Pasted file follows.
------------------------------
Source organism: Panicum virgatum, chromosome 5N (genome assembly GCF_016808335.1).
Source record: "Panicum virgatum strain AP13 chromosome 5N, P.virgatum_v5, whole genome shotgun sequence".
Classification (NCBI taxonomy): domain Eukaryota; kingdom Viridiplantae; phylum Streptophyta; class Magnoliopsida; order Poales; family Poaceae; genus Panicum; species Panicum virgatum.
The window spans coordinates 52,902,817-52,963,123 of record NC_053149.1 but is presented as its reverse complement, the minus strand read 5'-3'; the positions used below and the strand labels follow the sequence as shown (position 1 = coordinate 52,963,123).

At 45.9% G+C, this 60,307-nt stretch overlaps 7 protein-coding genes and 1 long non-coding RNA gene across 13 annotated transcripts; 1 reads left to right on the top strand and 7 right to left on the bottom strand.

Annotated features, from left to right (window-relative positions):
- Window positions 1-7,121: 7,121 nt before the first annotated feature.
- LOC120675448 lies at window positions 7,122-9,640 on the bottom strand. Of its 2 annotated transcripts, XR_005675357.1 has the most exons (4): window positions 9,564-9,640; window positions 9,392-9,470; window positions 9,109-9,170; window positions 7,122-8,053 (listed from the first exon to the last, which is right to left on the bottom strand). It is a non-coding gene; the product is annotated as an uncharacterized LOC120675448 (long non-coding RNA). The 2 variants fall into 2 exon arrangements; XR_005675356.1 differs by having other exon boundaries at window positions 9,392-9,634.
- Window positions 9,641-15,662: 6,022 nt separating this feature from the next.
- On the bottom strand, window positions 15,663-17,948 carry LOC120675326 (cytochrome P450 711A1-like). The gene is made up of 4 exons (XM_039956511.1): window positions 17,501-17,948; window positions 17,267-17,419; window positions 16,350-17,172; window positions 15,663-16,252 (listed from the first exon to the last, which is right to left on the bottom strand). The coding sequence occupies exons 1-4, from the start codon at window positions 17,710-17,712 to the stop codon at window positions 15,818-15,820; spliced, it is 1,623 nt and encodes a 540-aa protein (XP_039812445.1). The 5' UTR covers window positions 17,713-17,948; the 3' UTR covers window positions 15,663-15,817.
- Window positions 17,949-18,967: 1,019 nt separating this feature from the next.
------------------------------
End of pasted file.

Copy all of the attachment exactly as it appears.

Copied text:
Source organism: Panicum virgatum, chromosome 5N (genome assembly GCF_016808335.1).
Source record: "Panicum virgatum strain AP13 chromosome 5N, P.virgatum_v5, whole genome shotgun sequence".
Classification (NCBI taxonomy): domain Eukaryota; kingdom Viridiplantae; phylum Streptophyta; class Magnoliopsida; order Poales; family Poaceae; genus Panicum; species Panicum virgatum.
The window spans coordinates 52,902,817-52,963,123 of record NC_053149.1 but is presented as its reverse complement, the minus strand read 5'-3'; the positions used below and the strand labels follow the sequence as shown (position 1 = coordinate 52,963,123).

At 45.9% G+C, this 60,307-nt stretch overlaps 7 protein-coding genes and 1 long non-coding RNA gene across 13 annotated transcripts; 1 reads left to right on the top strand and 7 right to left on the bottom strand.

Annotated features, from left to right (window-relative positions):
- Window positions 1-7,121: 7,121 nt before the first annotated feature.
- LOC120675448 lies at window positions 7,122-9,640 on the bottom strand. Of its 2 annotated transcripts, XR_005675357.1 has the most exons (4): window positions 9,564-9,640; window positions 9,392-9,470; window positions 9,109-9,170; window positions 7,122-8,053 (listed from the first exon to the last, which is right to left on the bottom strand). It is a non-coding gene; the product is annotated as an uncharacterized LOC120675448 (long non-coding RNA). The 2 variants fall into 2 exon arrangements; XR_005675356.1 differs by having other exon boundaries at window positions 9,392-9,634.
- Window positions 9,641-15,662: 6,022 nt separating this feature from the next.
- On the bottom strand, window positions 15,663-17,948 carry LOC120675326 (cytochrome P450 711A1-like). The gene is made up of 4 exons (XM_039956511.1): window positions 17,501-17,948; window positions 17,267-17,419; window positions 16,350-17,172; window positions 15,663-16,252 (listed from the first exon to the last, which is right to left on the bottom strand). The coding sequence occupies exons 1-4, from the start codon at window positions 17,710-17,712 to the stop codon at window positions 15,818-15,820; spliced, it is 1,623 nt and encodes a 540-aa protein (XP_039812445.1). The 5' UTR covers window positions 17,713-17,948; the 3' UTR covers window positions 15,663-15,817.
- Window positions 17,949-18,967: 1,019 nt separating this feature from the next.